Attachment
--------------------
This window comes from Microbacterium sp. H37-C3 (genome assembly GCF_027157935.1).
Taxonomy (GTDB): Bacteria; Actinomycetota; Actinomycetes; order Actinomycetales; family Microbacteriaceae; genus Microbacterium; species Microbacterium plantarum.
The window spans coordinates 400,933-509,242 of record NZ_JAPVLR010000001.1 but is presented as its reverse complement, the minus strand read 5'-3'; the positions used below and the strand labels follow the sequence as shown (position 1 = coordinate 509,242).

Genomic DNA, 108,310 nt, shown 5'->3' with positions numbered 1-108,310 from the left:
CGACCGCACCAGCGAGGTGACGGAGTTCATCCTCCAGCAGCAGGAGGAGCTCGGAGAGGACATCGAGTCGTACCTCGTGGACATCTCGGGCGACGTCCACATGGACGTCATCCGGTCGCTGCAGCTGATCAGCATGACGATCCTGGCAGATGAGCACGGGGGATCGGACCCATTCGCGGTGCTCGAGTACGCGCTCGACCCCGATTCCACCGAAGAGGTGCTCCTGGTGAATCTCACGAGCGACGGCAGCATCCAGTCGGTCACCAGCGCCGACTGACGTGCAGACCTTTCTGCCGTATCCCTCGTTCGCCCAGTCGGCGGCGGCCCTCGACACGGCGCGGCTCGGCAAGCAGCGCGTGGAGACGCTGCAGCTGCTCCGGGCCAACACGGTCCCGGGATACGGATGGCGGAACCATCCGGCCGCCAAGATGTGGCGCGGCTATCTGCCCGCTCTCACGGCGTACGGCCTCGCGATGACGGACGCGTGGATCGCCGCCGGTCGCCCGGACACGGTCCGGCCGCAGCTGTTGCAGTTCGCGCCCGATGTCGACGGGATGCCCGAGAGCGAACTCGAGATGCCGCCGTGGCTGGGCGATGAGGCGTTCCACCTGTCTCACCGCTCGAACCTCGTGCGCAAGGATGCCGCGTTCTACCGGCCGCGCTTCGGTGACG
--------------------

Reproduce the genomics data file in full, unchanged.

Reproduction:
This window comes from Microbacterium sp. H37-C3 (genome assembly GCF_027157935.1).
Taxonomy (GTDB): Bacteria; Actinomycetota; Actinomycetes; order Actinomycetales; family Microbacteriaceae; genus Microbacterium; species Microbacterium plantarum.
The window spans coordinates 400,933-509,242 of record NZ_JAPVLR010000001.1 but is presented as its reverse complement, the minus strand read 5'-3'; the positions used below and the strand labels follow the sequence as shown (position 1 = coordinate 509,242).

Genomic DNA, 108,310 nt, shown 5'->3' with positions numbered 1-108,310 from the left:
CGACCGCACCAGCGAGGTGACGGAGTTCATCCTCCAGCAGCAGGAGGAGCTCGGAGAGGACATCGAGTCGTACCTCGTGGACATCTCGGGCGACGTCCACATGGACGTCATCCGGTCGCTGCAGCTGATCAGCATGACGATCCTGGCAGATGAGCACGGGGGATCGGACCCATTCGCGGTGCTCGAGTACGCGCTCGACCCCGATTCCACCGAAGAGGTGCTCCTGGTGAATCTCACGAGCGACGGCAGCATCCAGTCGGTCACCAGCGCCGACTGACGTGCAGACCTTTCTGCCGTATCCCTCGTTCGCCCAGTCGGCGGCGGCCCTCGACACGGCGCGGCTCGGCAAGCAGCGCGTGGAGACGCTGCAGCTGCTCCGGGCCAACACGGTCCCGGGATACGGATGGCGGAACCATCCGGCCGCCAAGATGTGGCGCGGCTATCTGCCCGCTCTCACGGCGTACGGCCTCGCGATGACGGACGCGTGGATCGCCGCCGGTCGCCCGGACACGGTCCGGCCGCAGCTGTTGCAGTTCGCGCCCGATGTCGACGGGATGCCCGAGAGCGAACTCGAGATGCCGCCGTGGCTGGGCGATGAGGCGTTCCACCTGTCTCACCGCTCGAACCTCGTGCGCAAGGATGCCGCGTTCTACCGGCCGCGCTTCGGTGACG